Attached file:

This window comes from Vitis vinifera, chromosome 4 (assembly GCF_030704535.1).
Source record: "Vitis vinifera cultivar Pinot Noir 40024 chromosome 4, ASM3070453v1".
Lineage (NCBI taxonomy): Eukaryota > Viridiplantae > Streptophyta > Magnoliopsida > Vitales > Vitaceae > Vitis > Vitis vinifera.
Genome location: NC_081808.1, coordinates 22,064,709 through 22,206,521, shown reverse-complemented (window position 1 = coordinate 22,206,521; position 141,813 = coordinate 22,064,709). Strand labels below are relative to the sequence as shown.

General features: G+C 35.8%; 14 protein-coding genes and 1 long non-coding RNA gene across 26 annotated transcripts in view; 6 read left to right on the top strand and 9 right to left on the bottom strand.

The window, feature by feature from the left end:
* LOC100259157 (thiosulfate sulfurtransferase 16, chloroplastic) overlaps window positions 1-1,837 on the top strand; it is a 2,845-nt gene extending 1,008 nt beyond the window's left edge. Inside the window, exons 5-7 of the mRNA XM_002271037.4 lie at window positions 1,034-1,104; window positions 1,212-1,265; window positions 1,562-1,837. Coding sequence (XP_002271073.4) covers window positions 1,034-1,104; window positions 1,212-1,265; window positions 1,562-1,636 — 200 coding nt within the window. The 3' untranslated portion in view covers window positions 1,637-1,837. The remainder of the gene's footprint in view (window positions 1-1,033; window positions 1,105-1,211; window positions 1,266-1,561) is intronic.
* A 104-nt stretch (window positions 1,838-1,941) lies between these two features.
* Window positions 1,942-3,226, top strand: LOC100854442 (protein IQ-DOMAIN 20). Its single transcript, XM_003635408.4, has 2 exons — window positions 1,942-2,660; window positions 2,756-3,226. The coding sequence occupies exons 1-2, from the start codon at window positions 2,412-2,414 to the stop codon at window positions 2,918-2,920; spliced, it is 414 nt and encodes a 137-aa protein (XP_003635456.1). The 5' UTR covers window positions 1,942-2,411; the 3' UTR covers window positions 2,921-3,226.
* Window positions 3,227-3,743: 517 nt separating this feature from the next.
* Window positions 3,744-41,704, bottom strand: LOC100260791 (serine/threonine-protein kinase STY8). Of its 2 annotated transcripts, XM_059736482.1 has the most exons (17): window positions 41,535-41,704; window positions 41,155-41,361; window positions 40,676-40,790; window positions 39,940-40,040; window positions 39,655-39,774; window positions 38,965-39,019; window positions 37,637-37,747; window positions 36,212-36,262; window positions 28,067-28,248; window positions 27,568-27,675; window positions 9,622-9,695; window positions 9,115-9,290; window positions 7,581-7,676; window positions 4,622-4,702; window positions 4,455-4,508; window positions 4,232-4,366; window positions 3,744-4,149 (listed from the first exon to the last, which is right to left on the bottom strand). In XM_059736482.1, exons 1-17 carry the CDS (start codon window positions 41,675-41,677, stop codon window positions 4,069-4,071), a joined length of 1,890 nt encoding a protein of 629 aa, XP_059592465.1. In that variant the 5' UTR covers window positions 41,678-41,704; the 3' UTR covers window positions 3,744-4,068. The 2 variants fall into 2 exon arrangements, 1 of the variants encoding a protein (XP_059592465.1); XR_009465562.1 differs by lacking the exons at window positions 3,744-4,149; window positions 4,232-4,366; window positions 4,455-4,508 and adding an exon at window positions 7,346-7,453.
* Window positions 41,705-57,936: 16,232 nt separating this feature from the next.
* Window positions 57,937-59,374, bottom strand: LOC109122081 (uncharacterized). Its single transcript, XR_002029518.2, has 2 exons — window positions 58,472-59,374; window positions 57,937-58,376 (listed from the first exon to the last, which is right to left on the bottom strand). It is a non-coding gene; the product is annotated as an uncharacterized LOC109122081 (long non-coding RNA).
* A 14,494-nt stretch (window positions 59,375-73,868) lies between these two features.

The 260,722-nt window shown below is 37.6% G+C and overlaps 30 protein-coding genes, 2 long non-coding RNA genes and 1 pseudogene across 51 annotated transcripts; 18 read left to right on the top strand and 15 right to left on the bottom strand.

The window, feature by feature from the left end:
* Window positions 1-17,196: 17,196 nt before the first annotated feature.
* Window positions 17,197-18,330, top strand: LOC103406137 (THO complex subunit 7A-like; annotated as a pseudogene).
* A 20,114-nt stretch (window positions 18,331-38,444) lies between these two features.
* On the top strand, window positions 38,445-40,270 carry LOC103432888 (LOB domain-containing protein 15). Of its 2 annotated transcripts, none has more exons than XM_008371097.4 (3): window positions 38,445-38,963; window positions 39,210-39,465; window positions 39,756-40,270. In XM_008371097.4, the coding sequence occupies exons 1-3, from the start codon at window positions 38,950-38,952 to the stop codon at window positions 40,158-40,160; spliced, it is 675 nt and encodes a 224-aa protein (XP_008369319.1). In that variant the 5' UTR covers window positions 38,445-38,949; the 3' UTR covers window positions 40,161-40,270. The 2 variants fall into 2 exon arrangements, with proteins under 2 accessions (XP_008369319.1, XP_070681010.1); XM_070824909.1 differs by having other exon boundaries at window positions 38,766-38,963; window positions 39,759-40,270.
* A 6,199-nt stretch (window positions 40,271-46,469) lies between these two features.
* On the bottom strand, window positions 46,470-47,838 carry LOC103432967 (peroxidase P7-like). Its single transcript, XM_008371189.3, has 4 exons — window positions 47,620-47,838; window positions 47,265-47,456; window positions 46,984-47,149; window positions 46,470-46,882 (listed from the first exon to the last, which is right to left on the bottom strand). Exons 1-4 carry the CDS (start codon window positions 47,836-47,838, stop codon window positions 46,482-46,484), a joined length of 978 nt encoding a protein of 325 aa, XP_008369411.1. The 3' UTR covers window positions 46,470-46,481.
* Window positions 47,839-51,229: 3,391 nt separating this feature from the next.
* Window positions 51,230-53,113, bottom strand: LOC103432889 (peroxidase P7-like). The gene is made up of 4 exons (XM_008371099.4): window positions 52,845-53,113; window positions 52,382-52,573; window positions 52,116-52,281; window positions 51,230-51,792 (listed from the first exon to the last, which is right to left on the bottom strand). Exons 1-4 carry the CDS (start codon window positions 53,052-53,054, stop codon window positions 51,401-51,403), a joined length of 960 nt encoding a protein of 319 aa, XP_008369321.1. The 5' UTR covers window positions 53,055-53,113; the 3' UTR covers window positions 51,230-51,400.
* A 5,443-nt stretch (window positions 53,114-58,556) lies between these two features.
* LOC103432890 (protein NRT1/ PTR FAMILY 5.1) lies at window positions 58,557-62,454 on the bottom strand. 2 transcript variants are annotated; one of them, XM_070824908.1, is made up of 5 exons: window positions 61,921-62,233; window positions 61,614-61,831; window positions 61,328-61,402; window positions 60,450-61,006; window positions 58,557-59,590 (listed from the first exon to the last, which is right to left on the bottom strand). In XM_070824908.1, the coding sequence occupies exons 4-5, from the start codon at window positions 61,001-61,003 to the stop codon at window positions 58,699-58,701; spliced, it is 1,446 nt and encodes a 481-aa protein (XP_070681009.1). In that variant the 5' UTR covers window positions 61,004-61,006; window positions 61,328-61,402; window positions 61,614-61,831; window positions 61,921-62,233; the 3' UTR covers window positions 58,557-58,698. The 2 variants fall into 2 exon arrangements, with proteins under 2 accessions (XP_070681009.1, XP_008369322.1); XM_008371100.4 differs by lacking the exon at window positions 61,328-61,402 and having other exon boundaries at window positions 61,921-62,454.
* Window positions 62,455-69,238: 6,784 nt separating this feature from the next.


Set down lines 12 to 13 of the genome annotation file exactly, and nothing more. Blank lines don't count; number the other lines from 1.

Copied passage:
* Window positions 41,705-57,936: 16,232 nt separating this feature from the next.
* Window positions 57,937-59,374, bottom strand: LOC109122081 (uncharacterized). Its single transcript, XR_002029518.2, has 2 exons — window positions 58,472-59,374; window positions 57,937-58,376 (listed from the first exon to the last, which is right to left on the bottom strand). It is a non-coding gene; the product is annotated as an uncharacterized LOC109122081 (long non-coding RNA).